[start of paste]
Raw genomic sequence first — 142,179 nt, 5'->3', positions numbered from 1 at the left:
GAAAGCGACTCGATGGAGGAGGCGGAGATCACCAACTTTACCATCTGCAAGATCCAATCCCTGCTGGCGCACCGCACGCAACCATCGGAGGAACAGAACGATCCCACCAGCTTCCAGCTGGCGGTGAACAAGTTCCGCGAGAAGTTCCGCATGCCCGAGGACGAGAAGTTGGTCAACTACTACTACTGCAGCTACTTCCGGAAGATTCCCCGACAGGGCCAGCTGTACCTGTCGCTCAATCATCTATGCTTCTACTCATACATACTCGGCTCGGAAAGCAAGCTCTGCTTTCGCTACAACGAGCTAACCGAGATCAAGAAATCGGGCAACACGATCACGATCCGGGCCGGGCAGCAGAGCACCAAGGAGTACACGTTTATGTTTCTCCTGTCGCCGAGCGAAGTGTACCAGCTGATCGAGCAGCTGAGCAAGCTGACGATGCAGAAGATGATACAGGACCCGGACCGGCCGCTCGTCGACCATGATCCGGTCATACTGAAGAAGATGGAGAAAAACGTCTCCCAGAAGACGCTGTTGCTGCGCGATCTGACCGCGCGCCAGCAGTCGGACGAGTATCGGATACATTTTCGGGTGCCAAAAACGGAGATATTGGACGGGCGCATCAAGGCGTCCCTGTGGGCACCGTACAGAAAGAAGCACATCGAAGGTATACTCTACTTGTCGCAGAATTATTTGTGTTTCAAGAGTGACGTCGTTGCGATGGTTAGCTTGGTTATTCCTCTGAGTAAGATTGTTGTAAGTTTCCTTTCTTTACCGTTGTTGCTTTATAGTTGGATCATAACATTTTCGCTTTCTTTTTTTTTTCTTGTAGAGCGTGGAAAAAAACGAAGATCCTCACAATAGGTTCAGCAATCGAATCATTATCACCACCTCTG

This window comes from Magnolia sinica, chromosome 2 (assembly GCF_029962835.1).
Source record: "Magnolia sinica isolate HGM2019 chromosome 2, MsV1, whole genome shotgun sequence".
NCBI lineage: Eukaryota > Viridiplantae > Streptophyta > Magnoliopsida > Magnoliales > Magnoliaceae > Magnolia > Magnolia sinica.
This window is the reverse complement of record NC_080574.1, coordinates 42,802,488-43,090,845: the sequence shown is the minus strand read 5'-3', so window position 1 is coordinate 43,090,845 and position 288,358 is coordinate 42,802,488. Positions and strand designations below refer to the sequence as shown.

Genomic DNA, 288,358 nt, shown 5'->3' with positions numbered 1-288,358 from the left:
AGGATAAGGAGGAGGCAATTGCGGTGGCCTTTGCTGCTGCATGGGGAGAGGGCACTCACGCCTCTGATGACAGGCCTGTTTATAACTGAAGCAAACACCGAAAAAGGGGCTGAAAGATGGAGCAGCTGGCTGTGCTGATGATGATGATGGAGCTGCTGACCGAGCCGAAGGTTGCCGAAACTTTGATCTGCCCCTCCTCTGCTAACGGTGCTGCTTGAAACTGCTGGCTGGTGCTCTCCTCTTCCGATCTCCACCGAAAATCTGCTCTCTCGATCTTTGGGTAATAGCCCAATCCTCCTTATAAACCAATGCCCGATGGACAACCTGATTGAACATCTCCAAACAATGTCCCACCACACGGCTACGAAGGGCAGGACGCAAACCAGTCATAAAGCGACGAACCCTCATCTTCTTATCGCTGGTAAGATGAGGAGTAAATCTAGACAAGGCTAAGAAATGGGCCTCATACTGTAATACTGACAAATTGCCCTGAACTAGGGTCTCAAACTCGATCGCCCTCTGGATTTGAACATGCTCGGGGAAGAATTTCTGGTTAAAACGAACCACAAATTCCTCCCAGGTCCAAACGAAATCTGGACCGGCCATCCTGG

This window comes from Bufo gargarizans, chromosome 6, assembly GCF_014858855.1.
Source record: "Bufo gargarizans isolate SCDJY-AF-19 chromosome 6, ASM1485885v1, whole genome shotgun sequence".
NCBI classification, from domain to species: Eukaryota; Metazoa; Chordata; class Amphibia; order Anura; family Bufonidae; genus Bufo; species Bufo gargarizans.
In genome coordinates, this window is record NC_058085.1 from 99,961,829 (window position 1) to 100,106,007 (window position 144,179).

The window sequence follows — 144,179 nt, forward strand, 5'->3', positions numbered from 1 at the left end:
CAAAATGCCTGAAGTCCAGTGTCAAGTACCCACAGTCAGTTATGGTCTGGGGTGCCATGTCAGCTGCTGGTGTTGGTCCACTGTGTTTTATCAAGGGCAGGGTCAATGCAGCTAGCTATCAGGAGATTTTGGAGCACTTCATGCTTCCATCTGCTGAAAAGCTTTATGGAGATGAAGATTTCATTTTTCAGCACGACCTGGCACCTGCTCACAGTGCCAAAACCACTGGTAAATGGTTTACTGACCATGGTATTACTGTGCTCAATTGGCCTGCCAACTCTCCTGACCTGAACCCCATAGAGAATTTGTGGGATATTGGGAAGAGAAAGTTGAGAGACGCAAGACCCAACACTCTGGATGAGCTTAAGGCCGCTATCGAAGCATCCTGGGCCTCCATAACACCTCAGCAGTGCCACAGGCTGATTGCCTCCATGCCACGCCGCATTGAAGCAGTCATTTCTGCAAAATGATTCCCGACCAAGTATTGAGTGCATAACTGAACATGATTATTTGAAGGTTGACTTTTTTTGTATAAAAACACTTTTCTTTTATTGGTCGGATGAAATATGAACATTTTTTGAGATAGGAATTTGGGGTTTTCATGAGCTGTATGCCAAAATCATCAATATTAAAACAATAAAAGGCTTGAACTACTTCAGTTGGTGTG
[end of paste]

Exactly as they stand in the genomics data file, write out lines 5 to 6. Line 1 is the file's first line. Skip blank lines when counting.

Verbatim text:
NCBI lineage: Eukaryota > Viridiplantae > Streptophyta > Magnoliopsida > Magnoliales > Magnoliaceae > Magnolia > Magnolia sinica.
This window is the reverse complement of record NC_080574.1, coordinates 42,802,488-43,090,845: the sequence shown is the minus strand read 5'-3', so window position 1 is coordinate 43,090,845 and position 288,358 is coordinate 42,802,488. Positions and strand designations below refer to the sequence as shown.